Pfizer stops buildout of $350M Seagen plant, leaving 120 workers' roles in question

When Pfizer completed its $43 billion buyout of Seagen in December, CEO Albert Bourla said that the New York pharma giant was not just gaining the Seattle biotech’s “golden eggs,” but instead was “acquiring the goose that laid the golden eggs.”

Less than three months later, it’s clear that the goose did not include Seagen’s ambitious manufacturing facility under construction, 13 miles north of its current headquarters.

Pfizer has confirmed a report over the weekend from the Puget Sound Business Journal that it is shutting down construction of the 270,000-square-foot facility in a business park in Everett.

Seagen had embarked on the manufacturing project to reduce its reliance on contract manufacturers for supplies of its commercial and clinical products in its deep oncology pipeline.

“Pfizer regularly evaluates our manufacturing network to ensure capacity is effectively utilized based on projected product demands. After careful evaluation, we have made the difficult decision to wind down construction of the site,” Pfizer said in a statement.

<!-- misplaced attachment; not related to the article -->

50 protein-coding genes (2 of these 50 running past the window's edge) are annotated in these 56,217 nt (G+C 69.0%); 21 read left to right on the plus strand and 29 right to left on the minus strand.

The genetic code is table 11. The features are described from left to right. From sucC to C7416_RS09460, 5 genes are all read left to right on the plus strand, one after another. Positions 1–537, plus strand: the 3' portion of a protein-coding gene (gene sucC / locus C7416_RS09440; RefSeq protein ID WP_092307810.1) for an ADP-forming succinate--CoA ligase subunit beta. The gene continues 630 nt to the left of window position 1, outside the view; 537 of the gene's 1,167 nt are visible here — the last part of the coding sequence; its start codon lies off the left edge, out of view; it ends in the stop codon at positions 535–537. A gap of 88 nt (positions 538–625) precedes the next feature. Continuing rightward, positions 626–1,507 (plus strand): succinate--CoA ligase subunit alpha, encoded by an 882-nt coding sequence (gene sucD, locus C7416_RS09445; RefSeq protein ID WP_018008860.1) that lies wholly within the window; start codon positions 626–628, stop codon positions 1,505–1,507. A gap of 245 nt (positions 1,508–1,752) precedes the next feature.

Seagen’s 120 employees who were working on the initial setup of the new site “will be impacted,” Pfizer said. The company will “make every effort” to place them in open roles at Seagen’s headquarters in Bothell, according to a spokesperson.

Pfizer’s plan is to manufacture Seagen’s commercial products at its huge facility in Sanford, N.C., which is undergoing expansion. Clinical production of Seagen’s pipeline drugs will take place at other sites in Pfizer’s network, it said.

Seagen revealed its plan to build the $350 million manufacturing site in April of 2022 to gain “greater control and flexibility over the production of its medicines to treat cancer,” the company said at the time.

Seagen leased the facility in 2021 and signed a $215 million deal with a contractor in August of 2022, according to Everett-based HeraldNet. Seagen targeted completion of the site by the end of this year and said it would house 200 workers.

When Pfizer completed its acquisition, it announced a reorganization where it develops and commercializes oncology drugs under a separate division led by Chris Boshoff, M.D., Ph.D., the company’s former R&D chief.